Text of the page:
Today in Tech History

Today in Tech History – February 10, 2017

Today in Tech History logo1958 – Scientists at Lincoln Laboratory at MIT bounced radar signals off the planet Venus, calling it the first measurement of interplanetary distances.

1996 – Chess’s international grandmaster Garry Kasparov began a six game match against IBM’s Deep Blue. Deep Blue won the first game, the first time that a current world champion had ever been beaten by a computer opponent under regular tournament conditions.

2004 – While talking about their forthcoming game, Game Neverending, Ludicorp unveiled a side project called Flickr at the O’Reilly Emerging Tech Conference in San Diego. It was a service that melded chat rooms with real-time photo sharing.

2009 – One of Motorola’s communication satellites Iridium 33 collided with defunct Russian satellite Kosmos-2251 destroying both. It was an unprecedented space collision.

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Today in Tech History – February 9, 2017

Today in Tech History logo1870 – US President Ulysses S. Grant signed a bill authorizing “the Secretary of War to take observations at military stations and to warn of storms on the Great Lakes and on the Atlantic and Gulf Coasts.” This agency operating under the Signal Service eventually became the National Weather Service.

1969 – The Boeing 747 jumbo jet took flight for the first time. It was the first wide-body plane ever produced.

1995 – Dr. Bernard Harris became the first African-American to walk in space. Joining him, Michael Foale became the first British-born American to walk in space.

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Today in Tech History – February 8, 2017

Today in Tech History logo1971 – 10 years after the SEC suggested automation could solve the problem of fragmentation in over-the-counter stocks, the National Association of Securities Dealers Automated Quotations or NASDAQ index began trading, the world’s first electronic stock market.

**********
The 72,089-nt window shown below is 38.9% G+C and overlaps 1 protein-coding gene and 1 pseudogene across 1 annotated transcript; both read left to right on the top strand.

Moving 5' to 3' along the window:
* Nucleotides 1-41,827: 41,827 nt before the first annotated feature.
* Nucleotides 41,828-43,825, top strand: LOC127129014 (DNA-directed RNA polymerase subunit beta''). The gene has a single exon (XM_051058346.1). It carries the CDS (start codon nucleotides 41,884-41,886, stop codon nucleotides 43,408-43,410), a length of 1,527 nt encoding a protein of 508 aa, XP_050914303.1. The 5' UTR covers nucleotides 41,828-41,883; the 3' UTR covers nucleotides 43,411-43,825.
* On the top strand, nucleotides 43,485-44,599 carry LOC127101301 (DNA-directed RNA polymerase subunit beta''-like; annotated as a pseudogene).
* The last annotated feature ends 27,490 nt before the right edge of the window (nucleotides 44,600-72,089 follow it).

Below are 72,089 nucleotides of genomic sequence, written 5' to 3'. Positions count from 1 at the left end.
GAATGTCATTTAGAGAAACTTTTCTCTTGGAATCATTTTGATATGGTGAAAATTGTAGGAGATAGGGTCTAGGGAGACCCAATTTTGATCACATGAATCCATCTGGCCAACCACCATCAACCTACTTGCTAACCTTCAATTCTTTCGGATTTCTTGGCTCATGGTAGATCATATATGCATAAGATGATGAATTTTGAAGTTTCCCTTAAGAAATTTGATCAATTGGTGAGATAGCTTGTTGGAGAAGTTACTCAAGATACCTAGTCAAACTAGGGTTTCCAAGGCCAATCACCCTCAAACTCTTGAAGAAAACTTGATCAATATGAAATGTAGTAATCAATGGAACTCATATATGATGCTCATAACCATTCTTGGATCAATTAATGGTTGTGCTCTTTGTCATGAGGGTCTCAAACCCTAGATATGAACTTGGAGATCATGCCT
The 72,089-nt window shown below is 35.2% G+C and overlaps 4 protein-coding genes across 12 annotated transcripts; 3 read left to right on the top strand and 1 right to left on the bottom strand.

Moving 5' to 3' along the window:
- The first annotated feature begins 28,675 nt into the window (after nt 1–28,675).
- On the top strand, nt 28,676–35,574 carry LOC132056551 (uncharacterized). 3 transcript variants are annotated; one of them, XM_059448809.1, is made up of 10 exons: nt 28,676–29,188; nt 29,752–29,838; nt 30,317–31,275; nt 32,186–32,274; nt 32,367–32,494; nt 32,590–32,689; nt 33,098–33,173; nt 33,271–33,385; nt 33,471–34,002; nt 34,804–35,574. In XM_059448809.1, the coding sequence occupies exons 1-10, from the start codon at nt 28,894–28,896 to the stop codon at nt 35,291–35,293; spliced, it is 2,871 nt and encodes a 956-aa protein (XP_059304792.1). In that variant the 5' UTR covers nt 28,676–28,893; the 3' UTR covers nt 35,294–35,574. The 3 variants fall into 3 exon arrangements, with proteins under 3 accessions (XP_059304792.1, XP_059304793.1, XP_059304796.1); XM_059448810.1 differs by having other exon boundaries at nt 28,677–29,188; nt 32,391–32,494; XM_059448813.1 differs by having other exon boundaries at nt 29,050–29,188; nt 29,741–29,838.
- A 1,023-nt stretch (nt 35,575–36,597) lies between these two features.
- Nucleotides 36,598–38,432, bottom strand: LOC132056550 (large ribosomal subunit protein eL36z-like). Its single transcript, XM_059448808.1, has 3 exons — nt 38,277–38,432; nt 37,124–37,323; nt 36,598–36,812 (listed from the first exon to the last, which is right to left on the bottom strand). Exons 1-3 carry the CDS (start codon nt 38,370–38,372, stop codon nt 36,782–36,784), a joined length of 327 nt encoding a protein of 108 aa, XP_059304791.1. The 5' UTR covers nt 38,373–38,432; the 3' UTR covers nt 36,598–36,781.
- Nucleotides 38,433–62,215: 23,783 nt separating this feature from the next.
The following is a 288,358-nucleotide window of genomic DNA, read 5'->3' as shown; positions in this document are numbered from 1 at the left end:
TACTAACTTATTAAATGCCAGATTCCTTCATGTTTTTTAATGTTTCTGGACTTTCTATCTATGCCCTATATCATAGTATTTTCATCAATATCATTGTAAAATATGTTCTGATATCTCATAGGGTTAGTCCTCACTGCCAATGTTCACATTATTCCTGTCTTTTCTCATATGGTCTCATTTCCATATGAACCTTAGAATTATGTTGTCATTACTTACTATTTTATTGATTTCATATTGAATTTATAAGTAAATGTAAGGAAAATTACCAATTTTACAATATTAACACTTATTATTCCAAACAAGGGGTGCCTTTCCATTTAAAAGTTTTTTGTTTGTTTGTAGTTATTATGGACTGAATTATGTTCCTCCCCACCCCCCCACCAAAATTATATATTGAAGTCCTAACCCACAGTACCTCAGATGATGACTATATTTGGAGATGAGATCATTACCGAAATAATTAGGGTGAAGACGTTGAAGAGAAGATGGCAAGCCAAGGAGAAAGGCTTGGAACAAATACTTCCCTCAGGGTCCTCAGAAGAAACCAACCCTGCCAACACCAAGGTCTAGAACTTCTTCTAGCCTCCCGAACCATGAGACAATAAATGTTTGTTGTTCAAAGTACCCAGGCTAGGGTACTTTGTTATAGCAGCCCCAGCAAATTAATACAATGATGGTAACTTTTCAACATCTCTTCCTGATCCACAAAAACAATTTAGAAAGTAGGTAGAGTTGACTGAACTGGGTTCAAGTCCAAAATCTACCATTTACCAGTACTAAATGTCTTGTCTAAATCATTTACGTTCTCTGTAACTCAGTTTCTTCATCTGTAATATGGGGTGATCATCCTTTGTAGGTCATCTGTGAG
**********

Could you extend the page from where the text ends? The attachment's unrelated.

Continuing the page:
1996 – The US Congress passed the Communications Decency Act, part of the Telecommunications Act of 1996. In part, it attempted to hold website operators responsible for anyone younger than 18 seeing porn on the Internet. That provision was later struck down by the Supreme Court, however Section 230 which provides safe harbor to service providers is still in force.

1996 – John Perry Barlow posted “A Declaration of the Independence of Cyberspace” written in Davos, Switzerland. He foresaw a “civilization of the Mind in Cyberspace. May it be more humane and fair than the world your governments have made before.”

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Today in Tech History – February 7, 2017

Today in Tech History logo1817 – The first public gas streetlight in the US was lit in Baltimore, Maryland at the corner of Market and Lemon streets.

1915 – The first completely successful tests of the wireless telephone from a moving train were conducted on the Delaware, Lackawanna and Western Railroad. Spoken messages were clearly heard 26 miles from Lounsberry to Binghamton, NY.

1984 – Challenger astronauts Bruce McCandless II and Robert L. Stewart made the first untethered spacewalks.

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Today in Tech History – February 6, 2017

Today in Tech History logo1957 – MIT introduced the cryotron, the first practical demonstration of superconductivity, invented by Dudley Allen Buck. The Cryotron paved the way for the integrated circuit which used semiconductivity.

1959 – Jack Kilby of Texas Instruments filed a patent for miniaturized electronic circuits, the first patent for what we now call integrated circuits.

1971 – Apollo 14’s Lunar Module lifted off from the moon returning astronauts Alan Shepard and Edgar Mitchell to the Command Module. Shepard had made extra history by becoming the first human to hit a golf ball on the moon.

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Today in Tech History – February 5, 2017

1850 – The first US patent for push-key operation of a calculating machine was issued to Dubois D. Parmelee of New Paltz, NY.